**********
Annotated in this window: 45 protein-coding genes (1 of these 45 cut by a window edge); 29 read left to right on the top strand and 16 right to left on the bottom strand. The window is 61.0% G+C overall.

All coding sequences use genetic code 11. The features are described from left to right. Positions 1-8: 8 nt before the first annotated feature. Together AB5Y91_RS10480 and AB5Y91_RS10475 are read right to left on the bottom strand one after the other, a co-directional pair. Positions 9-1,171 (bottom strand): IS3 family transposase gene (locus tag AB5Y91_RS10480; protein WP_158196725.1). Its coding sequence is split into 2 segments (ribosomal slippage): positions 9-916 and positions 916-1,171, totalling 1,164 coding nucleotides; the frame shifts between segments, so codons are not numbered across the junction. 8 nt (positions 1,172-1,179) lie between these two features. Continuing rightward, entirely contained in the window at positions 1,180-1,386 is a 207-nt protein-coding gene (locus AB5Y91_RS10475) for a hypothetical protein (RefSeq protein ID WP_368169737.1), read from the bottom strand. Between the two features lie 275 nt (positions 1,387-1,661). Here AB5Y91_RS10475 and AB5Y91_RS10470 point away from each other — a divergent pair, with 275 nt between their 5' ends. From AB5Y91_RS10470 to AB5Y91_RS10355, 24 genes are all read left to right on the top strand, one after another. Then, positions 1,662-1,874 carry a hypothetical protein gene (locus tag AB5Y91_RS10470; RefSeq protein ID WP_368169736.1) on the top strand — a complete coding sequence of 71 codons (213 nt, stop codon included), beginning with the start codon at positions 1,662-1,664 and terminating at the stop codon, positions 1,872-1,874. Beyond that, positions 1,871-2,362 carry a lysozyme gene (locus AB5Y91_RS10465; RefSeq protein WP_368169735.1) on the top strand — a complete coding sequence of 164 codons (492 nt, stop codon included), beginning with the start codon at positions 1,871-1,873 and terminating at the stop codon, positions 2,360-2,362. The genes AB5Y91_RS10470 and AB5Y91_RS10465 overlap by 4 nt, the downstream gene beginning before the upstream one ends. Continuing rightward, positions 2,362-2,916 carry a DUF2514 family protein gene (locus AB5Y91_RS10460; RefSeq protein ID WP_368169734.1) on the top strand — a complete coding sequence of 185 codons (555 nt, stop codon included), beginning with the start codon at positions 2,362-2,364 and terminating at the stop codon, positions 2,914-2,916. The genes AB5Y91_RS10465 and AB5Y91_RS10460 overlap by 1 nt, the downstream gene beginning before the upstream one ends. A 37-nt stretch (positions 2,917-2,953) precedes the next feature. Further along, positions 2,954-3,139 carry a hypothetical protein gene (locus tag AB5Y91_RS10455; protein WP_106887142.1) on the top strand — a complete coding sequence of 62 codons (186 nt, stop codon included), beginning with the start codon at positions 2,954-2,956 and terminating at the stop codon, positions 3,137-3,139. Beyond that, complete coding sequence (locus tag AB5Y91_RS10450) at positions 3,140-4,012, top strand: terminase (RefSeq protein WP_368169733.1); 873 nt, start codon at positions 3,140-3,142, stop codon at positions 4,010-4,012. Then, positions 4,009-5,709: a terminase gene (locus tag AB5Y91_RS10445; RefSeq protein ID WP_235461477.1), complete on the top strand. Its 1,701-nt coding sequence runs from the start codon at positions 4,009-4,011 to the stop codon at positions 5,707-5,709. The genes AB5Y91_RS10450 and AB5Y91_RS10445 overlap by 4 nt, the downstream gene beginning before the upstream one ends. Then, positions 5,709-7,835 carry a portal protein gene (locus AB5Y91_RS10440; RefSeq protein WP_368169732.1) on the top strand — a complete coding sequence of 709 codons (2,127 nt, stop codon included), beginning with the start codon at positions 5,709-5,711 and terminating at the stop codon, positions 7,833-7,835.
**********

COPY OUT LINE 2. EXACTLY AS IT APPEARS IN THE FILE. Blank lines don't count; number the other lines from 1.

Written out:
All coding sequences use genetic code 11. The features are described from left to right. Positions 1-8: 8 nt before the first annotated feature. Together AB5Y91_RS10480 and AB5Y91_RS10475 are read right to left on the bottom strand one after the other, a co-directional pair. Positions 9-1,171 (bottom strand): IS3 family transposase gene (locus tag AB5Y91_RS10480; protein WP_158196725.1). Its coding sequence is split into 2 segments (ribosomal slippage): positions 9-916 and positions 916-1,171, totalling 1,164 coding nucleotides; the frame shifts between segments, so codons are not numbered across the junction. 8 nt (positions 1,172-1,179) lie between these two features. Continuing rightward, entirely contained in the window at positions 1,180-1,386 is a 207-nt protein-coding gene (locus AB5Y91_RS10475) for a hypothetical protein (RefSeq protein ID WP_368169737.1), read from the bottom strand. Between the two features lie 275 nt (positions 1,387-1,661). Here AB5Y91_RS10475 and AB5Y91_RS10470 point away from each other — a divergent pair, with 275 nt between their 5' ends. From AB5Y91_RS10470 to AB5Y91_RS10355, 24 genes are all read left to right on the top strand, one after another. Then, positions 1,662-1,874 carry a hypothetical protein gene (locus tag AB5Y91_RS10470; RefSeq protein ID WP_368169736.1) on the top strand — a complete coding sequence of 71 codons (213 nt, stop codon included), beginning with the start codon at positions 1,662-1,664 and terminating at the stop codon, positions 1,872-1,874. Beyond that, positions 1,871-2,362 carry a lysozyme gene (locus AB5Y91_RS10465; RefSeq protein WP_368169735.1) on the top strand — a complete coding sequence of 164 codons (492 nt, stop codon included), beginning with the start codon at positions 1,871-1,873 and terminating at the stop codon, positions 2,360-2,362. The genes AB5Y91_RS10470 and AB5Y91_RS10465 overlap by 4 nt, the downstream gene beginning before the upstream one ends. Continuing rightward, positions 2,362-2,916 carry a DUF2514 family protein gene (locus AB5Y91_RS10460; RefSeq protein ID WP_368169734.1) on the top strand — a complete coding sequence of 185 codons (555 nt, stop codon included), beginning with the start codon at positions 2,362-2,364 and terminating at the stop codon, positions 2,914-2,916. The genes AB5Y91_RS10465 and AB5Y91_RS10460 overlap by 1 nt, the downstream gene beginning before the upstream one ends. A 37-nt stretch (positions 2,917-2,953) precedes the next feature. Further along, positions 2,954-3,139 carry a hypothetical protein gene (locus tag AB5Y91_RS10455; protein WP_106887142.1) on the top strand — a complete coding sequence of 62 codons (186 nt, stop codon included), beginning with the start codon at positions 2,954-2,956 and terminating at the stop codon, positions 3,137-3,139. Beyond that, complete coding sequence (locus tag AB5Y91_RS10450) at positions 3,140-4,012, top strand: terminase (RefSeq protein WP_368169733.1); 873 nt, start codon at positions 3,140-3,142, stop codon at positions 4,010-4,012. Then, positions 4,009-5,709: a terminase gene (locus tag AB5Y91_RS10445; RefSeq protein ID WP_235461477.1), complete on the top strand. Its 1,701-nt coding sequence runs from the start codon at positions 4,009-4,011 to the stop codon at positions 5,707-5,709. The genes AB5Y91_RS10450 and AB5Y91_RS10445 overlap by 4 nt, the downstream gene beginning before the upstream one ends. Then, positions 5,709-7,835 carry a portal protein gene (locus AB5Y91_RS10440; RefSeq protein WP_368169732.1) on the top strand — a complete coding sequence of 709 codons (2,127 nt, stop codon included), beginning with the start codon at positions 5,709-5,711 and terminating at the stop codon, positions 7,833-7,835.